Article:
The man accused of providing “fake” sign language during Nelson Mandela’s memorial service said he “started hearing voices” and was hallucinating on stage.
Organizers are investigating how 34-year-old Thamsanqa Jantjie was allowed within feet of prominent world leaders speaking at the anti-apartheid icon’s memorial where he was accused of gesticulating wildly in a manner denounced by deaf organizations.
Jantjie told NBC News Thursday he is currently receiving mental health treatment for schizophrenia and that he had hallucinated visions of angels during the memorial.
“While I was working, which is not a part of an excuse… I had a breakdown,” Jantjie said in an interview with BBC. “When I see angels come from sky to the crowd and I start knowing that I’m not well because it’s not something possible. But believe me, I saw them coming on stage. From that moment, it was not myself and from that time you must ask yourself of your safety and your security and safety of other people that are around you.”
Jantjie said he worked as a senior interpreter for a company called SA Interpreters, hired by the African National Congress party. South Africa’s leading deaf association, the Deaf Federation of South Africa, told NBC News no one the group is aware of has ever heard of it, and it cannot find the company anywhere online.
The South African government admitted the man was not a professional interpreter and the ANC said it was the government, not the party, who hired the interpreter.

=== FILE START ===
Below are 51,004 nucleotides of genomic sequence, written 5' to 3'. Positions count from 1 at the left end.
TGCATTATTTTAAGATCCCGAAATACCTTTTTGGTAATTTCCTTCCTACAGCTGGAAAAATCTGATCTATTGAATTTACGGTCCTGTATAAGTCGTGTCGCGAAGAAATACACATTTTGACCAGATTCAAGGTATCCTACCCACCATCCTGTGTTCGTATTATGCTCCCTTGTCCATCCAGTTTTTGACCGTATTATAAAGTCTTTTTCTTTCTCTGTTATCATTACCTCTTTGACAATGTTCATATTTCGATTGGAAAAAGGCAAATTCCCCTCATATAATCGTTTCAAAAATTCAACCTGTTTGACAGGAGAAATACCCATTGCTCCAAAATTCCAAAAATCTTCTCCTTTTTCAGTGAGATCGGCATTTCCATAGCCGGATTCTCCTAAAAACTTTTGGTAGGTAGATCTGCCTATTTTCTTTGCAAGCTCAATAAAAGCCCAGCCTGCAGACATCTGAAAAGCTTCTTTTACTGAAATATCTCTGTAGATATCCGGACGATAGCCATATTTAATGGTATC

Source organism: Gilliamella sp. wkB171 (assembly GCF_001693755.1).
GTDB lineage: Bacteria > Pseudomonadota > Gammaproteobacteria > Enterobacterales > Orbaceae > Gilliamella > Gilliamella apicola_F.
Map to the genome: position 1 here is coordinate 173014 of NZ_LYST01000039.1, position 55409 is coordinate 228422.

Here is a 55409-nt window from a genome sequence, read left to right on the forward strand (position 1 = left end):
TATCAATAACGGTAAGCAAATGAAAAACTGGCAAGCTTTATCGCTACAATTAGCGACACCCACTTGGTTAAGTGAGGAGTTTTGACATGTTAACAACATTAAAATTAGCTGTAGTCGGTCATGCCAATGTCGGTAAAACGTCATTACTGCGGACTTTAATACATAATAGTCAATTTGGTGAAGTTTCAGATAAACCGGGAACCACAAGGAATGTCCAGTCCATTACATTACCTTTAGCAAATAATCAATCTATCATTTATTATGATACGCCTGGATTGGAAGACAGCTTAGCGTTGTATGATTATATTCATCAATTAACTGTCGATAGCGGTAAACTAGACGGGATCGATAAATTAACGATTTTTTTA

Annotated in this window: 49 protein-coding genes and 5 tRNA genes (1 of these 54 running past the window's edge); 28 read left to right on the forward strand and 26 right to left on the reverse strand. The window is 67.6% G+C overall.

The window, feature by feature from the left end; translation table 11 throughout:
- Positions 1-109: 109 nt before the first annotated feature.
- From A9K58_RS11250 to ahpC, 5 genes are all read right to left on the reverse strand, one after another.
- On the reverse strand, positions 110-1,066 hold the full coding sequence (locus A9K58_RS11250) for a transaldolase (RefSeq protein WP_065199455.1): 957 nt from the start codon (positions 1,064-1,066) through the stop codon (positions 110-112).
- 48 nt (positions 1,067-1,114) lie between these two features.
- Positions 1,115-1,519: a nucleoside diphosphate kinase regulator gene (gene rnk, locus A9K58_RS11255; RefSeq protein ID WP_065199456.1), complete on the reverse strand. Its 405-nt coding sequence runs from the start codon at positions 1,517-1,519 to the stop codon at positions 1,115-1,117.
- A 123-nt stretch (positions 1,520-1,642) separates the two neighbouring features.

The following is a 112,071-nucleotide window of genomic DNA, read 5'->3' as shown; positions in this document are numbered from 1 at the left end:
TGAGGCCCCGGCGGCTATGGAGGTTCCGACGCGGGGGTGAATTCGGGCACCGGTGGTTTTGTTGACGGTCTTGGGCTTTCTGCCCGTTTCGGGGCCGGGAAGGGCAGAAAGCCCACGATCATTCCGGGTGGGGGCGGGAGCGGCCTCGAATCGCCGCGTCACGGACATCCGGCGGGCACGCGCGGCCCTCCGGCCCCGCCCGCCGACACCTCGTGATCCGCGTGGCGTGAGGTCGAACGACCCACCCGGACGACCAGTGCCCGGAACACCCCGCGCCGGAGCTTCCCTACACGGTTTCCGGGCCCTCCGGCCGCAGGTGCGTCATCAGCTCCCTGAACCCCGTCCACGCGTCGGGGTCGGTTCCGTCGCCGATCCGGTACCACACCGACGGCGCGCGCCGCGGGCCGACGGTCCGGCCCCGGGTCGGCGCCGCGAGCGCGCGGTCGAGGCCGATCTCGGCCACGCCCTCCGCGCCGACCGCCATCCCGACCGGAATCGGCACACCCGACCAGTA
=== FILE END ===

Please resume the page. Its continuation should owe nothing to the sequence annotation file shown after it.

“There was nothing I could do,” the man told Johannesburg’s Star newspaper. “I was alone in a very dangerous situation. I tried to control myself and not show the world what was going on. I am very sorry. It’s the situation I found myself in.”
Jantjie ”was moving his hands around but there was no meaning in what he used his hands for,” said Bruno Druchen, the national director for the Deaf Federation of South Africa, according to the Associated Press.
Additional sign language experts—including Druchen’s wife, Wilma Newhoudt-Druchen, a member of the South African Parliament who is deaf— said that the man was signing meaninglessly.
“It was horrible, an absolute circus, really, really bad,” Nicole Du Toit, an official sign language interpreter told the AP. ”Only he can understand those gestures.”
“Sign languages are not mime,” said Bruno Druchen in a statement, adding that the interpreter was not using recognized signs for the South African language.
Hundreds of people expressed their outrage on social media, while multiple deaf organizations confirmed his signing was, in fact, self-invented and mere gestures.
Druchen also said his federation recognized the same man from signing at another event last year hosted by the African National Congress party and attended by South African President Jacob Zuma.
In a statement released Wednesday about Nelson Mandela’s funeral, the South African government stated that it has opened an investigation of the “alleged incorrect use of sign language” but has not concluded its work due to organizing the funeral arrangements for the deceased leader.
“Government is looking into this matter but has not been able to conclude this inquiry due to the demanding schedule of organising events related to the State Funeral,” the statement read. “Government will report publicly on any information it may establish but wishes to assure South Africans that we are clear in defending the rights and dignity of people with disabilities.”
Questions surrounding the man’s entry into a high-security event have also surfaced. Edwin M. Donovan, the deputy assistant director for the U.S. Secret Service, told NBC News the sign language interpreter’s participation “were the responsibility of the host organizing committee.”